Edible food is thrown away every day (around 27% of food) because it is ugly, past its sell-by, or because the rules of health and safety say so. The culturally defined standards of what is waste seem unethical, given the number of people who are hungry. In America, 14.5% of families suffer from “food insecurity” (they can’t get enough) and 4.4 million people are fed by the government’s Supplemental Nutrition Assistance Program (Snap). Some of these families used to be well off and are now suffering because of unemployment. Meanwhile, 34% of American adults are classified as obese.
The dumpster divers are a new kind of community and they share tips online about where to go, emphasising that they only take what they need, and avoid breaking the law or making a mess. One method of purifying fruit and vegetables is to soak them in mild bleach for 30 minutes, and you can always get fresh bread because bakers can’t sell freshly baked day-old bread.
It’s very hard to explain this story to the aliens, or anyone else for that matter, because it’s a kind of madness with no apparent solution. It’s definitely a hard case for the X-PRIZE, though not as sexy as flying to the moon. (See Fly me to the moon, this issue.)
Ref: Financial Times Magazine (UK), 3-4 December 2011, There’s no time to waste. G Tett. www.ft.com/magazine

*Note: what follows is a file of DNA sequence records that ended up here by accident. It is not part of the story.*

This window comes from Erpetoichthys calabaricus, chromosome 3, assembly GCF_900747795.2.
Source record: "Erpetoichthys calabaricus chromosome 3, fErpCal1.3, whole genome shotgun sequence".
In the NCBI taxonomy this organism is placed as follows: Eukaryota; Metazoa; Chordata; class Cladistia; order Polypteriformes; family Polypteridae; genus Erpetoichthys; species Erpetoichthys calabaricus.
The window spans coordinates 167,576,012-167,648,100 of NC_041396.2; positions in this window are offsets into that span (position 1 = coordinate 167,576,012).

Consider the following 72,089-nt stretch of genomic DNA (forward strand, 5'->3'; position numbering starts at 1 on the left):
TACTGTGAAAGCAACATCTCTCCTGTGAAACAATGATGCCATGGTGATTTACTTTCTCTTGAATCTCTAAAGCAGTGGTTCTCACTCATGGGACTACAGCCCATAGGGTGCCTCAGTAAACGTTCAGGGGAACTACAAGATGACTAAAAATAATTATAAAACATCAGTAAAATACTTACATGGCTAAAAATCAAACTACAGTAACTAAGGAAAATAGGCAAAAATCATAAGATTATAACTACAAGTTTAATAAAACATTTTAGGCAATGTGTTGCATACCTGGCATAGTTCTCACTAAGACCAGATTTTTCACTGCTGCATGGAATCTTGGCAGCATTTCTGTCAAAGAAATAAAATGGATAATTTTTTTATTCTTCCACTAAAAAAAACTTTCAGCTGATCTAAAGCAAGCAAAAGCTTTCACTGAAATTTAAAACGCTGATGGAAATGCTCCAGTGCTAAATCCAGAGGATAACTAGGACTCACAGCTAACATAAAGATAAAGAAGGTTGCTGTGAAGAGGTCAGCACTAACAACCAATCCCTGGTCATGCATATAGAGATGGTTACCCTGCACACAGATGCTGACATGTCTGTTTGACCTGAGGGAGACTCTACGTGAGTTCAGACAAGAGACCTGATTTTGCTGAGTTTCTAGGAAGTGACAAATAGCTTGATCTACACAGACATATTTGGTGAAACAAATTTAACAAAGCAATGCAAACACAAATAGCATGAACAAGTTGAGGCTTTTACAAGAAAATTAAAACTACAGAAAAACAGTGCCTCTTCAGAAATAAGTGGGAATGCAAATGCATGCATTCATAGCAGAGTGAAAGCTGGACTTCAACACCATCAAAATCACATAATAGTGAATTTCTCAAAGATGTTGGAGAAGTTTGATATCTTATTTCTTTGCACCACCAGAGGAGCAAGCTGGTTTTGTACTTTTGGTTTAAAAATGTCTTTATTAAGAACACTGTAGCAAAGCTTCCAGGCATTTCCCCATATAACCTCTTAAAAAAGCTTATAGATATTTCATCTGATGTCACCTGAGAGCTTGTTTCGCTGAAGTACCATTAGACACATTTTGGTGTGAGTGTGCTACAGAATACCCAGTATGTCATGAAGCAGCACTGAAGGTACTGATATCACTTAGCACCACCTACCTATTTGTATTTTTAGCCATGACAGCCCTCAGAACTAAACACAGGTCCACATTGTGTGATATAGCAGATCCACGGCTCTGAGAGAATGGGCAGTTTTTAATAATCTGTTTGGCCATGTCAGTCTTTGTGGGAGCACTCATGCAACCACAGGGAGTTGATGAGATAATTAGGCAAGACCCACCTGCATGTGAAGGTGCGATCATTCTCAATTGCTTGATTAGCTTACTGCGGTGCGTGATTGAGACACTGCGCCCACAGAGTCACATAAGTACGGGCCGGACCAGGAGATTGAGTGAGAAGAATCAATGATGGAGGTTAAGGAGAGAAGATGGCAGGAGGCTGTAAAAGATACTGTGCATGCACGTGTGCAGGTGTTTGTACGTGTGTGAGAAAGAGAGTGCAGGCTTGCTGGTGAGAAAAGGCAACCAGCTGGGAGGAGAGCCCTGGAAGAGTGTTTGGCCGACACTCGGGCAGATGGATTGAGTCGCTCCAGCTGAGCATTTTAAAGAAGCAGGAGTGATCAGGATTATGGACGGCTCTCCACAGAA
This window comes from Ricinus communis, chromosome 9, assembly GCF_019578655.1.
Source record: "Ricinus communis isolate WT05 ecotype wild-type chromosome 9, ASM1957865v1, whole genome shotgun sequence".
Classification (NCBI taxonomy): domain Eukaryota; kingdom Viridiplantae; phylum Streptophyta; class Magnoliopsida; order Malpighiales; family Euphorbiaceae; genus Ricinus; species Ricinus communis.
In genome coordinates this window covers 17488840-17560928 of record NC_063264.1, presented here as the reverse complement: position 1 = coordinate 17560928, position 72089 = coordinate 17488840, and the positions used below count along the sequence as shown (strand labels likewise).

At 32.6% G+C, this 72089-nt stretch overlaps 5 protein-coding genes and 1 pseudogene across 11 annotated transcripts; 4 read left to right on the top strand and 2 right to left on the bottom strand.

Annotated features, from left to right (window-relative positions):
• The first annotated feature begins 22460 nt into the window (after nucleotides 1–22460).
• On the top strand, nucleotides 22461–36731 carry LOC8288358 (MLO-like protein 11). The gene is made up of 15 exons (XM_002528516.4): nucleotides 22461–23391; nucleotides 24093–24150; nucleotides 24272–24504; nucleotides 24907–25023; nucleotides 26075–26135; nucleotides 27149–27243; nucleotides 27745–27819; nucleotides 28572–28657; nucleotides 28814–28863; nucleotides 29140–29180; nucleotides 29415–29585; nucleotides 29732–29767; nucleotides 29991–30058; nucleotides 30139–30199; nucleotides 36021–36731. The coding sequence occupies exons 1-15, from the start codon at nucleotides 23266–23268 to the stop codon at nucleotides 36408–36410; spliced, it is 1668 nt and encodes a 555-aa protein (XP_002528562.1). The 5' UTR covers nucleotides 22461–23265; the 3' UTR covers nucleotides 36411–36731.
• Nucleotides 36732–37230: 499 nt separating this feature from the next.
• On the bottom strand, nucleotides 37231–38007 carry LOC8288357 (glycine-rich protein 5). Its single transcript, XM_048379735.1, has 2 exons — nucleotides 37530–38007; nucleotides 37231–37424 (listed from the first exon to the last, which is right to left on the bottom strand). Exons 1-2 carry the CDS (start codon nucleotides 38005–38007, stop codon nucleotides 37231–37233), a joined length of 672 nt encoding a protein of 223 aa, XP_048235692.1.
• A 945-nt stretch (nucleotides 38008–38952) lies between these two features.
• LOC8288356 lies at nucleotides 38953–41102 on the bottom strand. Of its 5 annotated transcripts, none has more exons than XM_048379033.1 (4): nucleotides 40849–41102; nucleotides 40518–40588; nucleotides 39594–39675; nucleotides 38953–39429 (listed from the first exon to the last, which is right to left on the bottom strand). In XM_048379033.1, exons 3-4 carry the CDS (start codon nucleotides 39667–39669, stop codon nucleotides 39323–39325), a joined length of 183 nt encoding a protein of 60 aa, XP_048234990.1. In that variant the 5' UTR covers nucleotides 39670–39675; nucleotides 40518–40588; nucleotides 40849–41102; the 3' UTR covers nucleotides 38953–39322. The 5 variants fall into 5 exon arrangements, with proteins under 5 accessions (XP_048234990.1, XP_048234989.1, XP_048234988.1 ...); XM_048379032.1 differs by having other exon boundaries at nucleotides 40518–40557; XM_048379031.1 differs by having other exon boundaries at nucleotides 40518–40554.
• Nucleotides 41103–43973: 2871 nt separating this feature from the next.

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Search words: “dumpster-diving”, America, edible, bruised, use-by, obesity, waste, Campbell’s Soup, “food insecurity”, public welfare, food banks, surplus, restaurants, health and safety, homeless, self-sufficiency, reclaiming food.
How alcohol wastes hospital time
Many hospitals are at breaking point but it’s not always because people are genuinely ill. In a frightening number of cases, 1.17 million in 2010/11, people are admitted because they drank too much alcohol. This number has doubled in the UK in less than a decade and last year’s figures are 11% higher than the year before. The problem of binge drinking is starkly obvious in the under-18s: 7,074 were admitted to casualty last year.
While many admissions are for people who are desperately drunk, there were 1,898 per 100,000 admissions last year for conditions caused by long-term use of alcohol. This figure may be underestimated, considering the number of chronic conditions potentially linked to alcohol, such as heart attacks or diabetes. Do we really know the cost of long-term, sanctioned alcohol use? It is estimated binge drinking will cost the NHS 3.8 billion pounds by 2015.